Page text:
The invention pertains to a battery-powered device which indicates whether a particular elastomeric article is sufficiently resistant to or conductive of static electricity for the specific application. The device includes a comparator network comprised of two amplifiers. The amplifiers compare the potential from an input test branch circuit that includes switching mechanism circuitry and the resistance across two probes provided by the elastomeric article being tested with the potential from a reference branch circuit which contains resistance which remain constant from test to test. If the test potential exceeds the reference potential, then a light illuminates indicating that the device has "passed" the test. If the reference potential exceeds the test potential than a light illuminates indicating that the device has "failed" the test. The test potential must exceed the reference potential for the device to indicate "pass", whether the device is set for testing resistivity or conductivity. In order to achieve this uniform result, each available setting appropriately scales the input test branch potential as detected by the comparator network; scaling is achieved by connecting electrical components in various configurations to create a unique switching mechanism circuit for each setting. The invention is equipped with a selector switch that enables the operator to select a setting for the article being tested, and whether the article is to be tested for conductivity or resistivity. The selector switches trip corresponding switches in the circuitry to make the appropriate comparison.
Certain preferred forms of the invention will be described with reference to the accompanying drawings, wherein like numerals designate like parts, and in which:
FIG. 1 is a block diagram of the network of the invention;
FIG. 2 depicts the detailed circuitry of the static conductivity tester;
FIG. 3 is a figure of the enclosed device as it would appear if testing a hose.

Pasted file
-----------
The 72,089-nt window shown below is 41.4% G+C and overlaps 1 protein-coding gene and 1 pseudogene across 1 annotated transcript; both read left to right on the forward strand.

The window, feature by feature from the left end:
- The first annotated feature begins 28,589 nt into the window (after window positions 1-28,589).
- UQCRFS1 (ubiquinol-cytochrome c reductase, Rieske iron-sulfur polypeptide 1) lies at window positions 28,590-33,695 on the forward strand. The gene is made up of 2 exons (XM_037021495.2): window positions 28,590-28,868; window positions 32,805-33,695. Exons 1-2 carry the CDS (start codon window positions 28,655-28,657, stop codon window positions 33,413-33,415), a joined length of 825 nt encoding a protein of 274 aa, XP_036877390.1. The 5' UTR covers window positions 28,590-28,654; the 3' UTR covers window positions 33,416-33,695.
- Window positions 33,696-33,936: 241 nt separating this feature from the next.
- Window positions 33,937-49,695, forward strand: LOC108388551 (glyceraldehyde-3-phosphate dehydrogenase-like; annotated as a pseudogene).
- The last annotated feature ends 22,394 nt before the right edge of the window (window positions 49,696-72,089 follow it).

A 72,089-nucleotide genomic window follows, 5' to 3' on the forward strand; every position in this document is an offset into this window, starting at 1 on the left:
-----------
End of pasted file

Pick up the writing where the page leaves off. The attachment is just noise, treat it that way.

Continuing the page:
Referring first to FIG. 1, the static conductivity tester comprises comparator network 30, switching means 20, battery 10, probes 22, and output indicator 32 connected as shown.
The comparator network 30 receives input potential from points 24 and 26. If the potential at 24 is higher than the potential at 26, then a light indicating pass is illuminated in output indicator 32. Similarly, if the potential at 26 exceeds the potential at 24, then a light indicating fail is illuminated in output indicator 32.
Referring in detail to the embodiment of FIG. 2, the switching means can be seen to consist of many switches. The settings available are "nonconductive" (resistive) S1A, "belt conductivity" S2A, "hose conductivity" S3A and "static wire" S4A. By selecting the desired setting, the operator trips a corresponding switch in the electrical hardware S1B, S2B, S3B, or S4B. Switch S5A is a battery check that is done with the probes 22 shorted, corresponding switch S5B is also tripped during battery check and the Zener reference D3 provides the necessary voltage drop to determine if the battery has sufficient voltage. The light indicating pass DS2 illuminates if the battery output is sufficient as compared to the Zener reference.